Would You Invest Four Hours to Stop the IRS from Taking One-Half of Your Wealth?June 1, 2010
Over the years I have asked the above question hundreds of times, when giving one of my many tax-saving seminars, or over the phone when a reader of this column calls me. The response is almost als the same: an enthusiastic “Yes,” followed by something like, “Irv, how do you do that?”
The answer is with a system, to be exact, with a comprehensive system. Let’s start by getting an overview of the system. Forty years ago the system was designed to reduce estate tax. But over the years it has evolved to focus on keeping all of a client’s wealth. Because the system does keep all of your wealth in your family, it automatically eliminates the impact of the estate tax.
For example, if you are worth $6 million, the entire $6 million goes to your family—all taxes paid in full; if $66 million (it can be more or less), the entire $66 million to your family. Jot down the amount you think you might be worth when you die. That’s the amount the IRS wants to get at. The system will guide you step-by-step to keep every dollar of your wealth in your family.
But a properly designed estate plan must do more. It must be comprehensive, which required us to develop a comprehensive system. Just what does “comprehensive” mean in this context? Well, experience has taught us that the typical client wants not only an estate plan (really a death plan), but also a lifetime plan that accomplishes at a minimum the following:
- Control his wealth, particularly his business, for as long as he lives.
- Have strategies in place that help him save income, payroll, capital gains and gift taxes.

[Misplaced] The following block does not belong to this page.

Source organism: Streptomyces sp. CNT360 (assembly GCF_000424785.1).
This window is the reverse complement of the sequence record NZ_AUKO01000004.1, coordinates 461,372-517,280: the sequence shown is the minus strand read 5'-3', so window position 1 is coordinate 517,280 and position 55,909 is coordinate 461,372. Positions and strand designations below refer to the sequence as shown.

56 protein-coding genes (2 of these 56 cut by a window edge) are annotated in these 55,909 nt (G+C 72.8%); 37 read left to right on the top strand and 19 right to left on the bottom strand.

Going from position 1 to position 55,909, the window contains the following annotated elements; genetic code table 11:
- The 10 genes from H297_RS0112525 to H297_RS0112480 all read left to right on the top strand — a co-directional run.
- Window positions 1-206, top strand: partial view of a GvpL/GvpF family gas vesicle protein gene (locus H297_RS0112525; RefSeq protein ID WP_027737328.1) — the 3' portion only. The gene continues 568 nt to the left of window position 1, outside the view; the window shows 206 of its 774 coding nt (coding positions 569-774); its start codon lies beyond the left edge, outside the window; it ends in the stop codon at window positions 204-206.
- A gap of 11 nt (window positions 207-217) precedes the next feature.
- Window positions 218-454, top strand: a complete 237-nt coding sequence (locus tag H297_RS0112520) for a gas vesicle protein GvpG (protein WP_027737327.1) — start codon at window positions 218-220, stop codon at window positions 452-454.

- Find the best to transfer his business to the business children (it can actually be done tax-free).
- Treat the nonbusiness children fairly.
- Make sure he and his wife can maintain their lifestyle for as long as they live.
Note: Generally does not apply to the mega-wealthy—worth about $25 million or more.
- Keep the stock of the family business in the family if one or more of the business children (who owns stock) gets divorced.
A comprehensive plan created using the system handles not only the six “wants” listed above, but almost any tax or economic want of the business owner for himself, his business or his family. The technical aspects of the system are changed or modified as required to deal with changes in the law, economic conditions and other factors over the course of the client’s lifetime.
Now, let’s follow how the system was implemented by a real-life reader (Joe). The system is organized into eight specific steps, described as follows (using Joe as an example):